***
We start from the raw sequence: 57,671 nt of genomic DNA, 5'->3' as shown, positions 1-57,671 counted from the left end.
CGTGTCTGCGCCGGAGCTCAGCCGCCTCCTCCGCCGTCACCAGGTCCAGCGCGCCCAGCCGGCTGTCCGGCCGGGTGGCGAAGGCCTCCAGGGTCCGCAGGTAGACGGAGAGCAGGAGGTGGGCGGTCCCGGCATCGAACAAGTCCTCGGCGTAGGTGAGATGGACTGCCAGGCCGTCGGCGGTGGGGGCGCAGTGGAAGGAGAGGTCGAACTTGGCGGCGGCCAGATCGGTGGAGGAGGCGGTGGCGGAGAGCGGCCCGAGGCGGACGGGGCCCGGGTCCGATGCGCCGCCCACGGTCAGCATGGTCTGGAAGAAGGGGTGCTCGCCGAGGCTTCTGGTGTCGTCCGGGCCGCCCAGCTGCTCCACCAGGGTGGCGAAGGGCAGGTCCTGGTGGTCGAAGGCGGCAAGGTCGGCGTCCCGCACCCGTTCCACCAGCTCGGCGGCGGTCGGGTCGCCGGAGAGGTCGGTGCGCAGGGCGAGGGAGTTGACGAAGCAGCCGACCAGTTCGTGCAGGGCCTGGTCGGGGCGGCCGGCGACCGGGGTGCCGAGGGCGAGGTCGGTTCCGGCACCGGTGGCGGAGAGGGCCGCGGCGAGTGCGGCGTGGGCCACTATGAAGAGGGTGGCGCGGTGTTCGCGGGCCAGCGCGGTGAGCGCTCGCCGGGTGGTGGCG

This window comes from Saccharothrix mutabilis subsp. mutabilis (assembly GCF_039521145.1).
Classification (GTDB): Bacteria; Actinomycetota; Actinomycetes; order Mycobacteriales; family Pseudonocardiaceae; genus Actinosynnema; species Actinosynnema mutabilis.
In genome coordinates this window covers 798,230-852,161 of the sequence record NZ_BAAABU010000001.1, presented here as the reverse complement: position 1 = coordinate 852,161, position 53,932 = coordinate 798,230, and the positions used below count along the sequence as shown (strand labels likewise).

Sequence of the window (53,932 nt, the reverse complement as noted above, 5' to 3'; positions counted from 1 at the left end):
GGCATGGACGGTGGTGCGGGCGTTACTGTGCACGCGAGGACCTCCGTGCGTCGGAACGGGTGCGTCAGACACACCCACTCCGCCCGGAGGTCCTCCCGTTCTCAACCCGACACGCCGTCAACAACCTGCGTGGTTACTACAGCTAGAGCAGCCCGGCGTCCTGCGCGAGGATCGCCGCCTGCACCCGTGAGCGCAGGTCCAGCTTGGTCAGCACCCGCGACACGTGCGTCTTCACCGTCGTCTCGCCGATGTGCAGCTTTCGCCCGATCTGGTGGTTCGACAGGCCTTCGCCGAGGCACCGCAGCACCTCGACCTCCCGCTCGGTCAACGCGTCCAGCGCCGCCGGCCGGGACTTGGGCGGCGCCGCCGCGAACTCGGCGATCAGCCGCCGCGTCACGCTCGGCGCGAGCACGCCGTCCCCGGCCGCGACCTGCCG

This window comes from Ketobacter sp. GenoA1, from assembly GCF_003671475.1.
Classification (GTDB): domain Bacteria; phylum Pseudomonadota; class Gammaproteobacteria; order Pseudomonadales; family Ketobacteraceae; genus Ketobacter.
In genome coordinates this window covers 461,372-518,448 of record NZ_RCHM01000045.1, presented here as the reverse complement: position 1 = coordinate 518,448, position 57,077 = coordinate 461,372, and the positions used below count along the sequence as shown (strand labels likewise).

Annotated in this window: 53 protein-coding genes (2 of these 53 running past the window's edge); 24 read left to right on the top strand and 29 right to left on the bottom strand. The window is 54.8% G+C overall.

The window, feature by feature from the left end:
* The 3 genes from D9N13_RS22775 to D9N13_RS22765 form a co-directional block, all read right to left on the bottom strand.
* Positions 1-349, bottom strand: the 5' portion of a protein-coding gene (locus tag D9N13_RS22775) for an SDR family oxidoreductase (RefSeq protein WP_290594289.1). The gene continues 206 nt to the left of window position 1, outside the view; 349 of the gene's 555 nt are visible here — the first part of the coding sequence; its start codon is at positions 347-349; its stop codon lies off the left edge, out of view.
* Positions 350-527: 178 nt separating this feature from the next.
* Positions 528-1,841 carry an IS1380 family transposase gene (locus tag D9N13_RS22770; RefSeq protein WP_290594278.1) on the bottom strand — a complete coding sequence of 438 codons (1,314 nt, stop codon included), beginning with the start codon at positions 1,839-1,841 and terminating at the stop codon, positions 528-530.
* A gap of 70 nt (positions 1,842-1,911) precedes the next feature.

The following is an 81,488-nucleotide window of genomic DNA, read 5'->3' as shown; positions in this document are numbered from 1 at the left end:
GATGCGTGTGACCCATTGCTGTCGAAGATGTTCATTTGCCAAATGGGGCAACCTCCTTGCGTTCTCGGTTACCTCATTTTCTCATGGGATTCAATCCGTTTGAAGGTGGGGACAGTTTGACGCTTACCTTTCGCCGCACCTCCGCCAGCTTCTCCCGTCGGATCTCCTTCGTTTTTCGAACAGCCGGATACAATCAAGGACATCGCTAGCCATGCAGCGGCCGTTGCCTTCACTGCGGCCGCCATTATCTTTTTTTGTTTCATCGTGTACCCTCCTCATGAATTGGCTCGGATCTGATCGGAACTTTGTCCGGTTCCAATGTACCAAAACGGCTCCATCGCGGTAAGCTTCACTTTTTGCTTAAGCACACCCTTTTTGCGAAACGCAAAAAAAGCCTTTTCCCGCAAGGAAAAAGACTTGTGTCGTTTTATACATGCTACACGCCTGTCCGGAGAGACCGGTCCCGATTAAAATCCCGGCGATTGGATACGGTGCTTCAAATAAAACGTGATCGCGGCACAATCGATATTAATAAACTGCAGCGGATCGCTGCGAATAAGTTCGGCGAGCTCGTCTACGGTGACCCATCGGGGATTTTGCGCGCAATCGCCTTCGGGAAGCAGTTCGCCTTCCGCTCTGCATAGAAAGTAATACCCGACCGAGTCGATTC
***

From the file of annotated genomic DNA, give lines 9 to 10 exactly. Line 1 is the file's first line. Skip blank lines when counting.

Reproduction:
Classification (GTDB): domain Bacteria; phylum Pseudomonadota; class Gammaproteobacteria; order Pseudomonadales; family Ketobacteraceae; genus Ketobacter.
In genome coordinates this window covers 461,372-518,448 of record NZ_RCHM01000045.1, presented here as the reverse complement: position 1 = coordinate 518,448, position 57,077 = coordinate 461,372, and the positions used below count along the sequence as shown (strand labels likewise).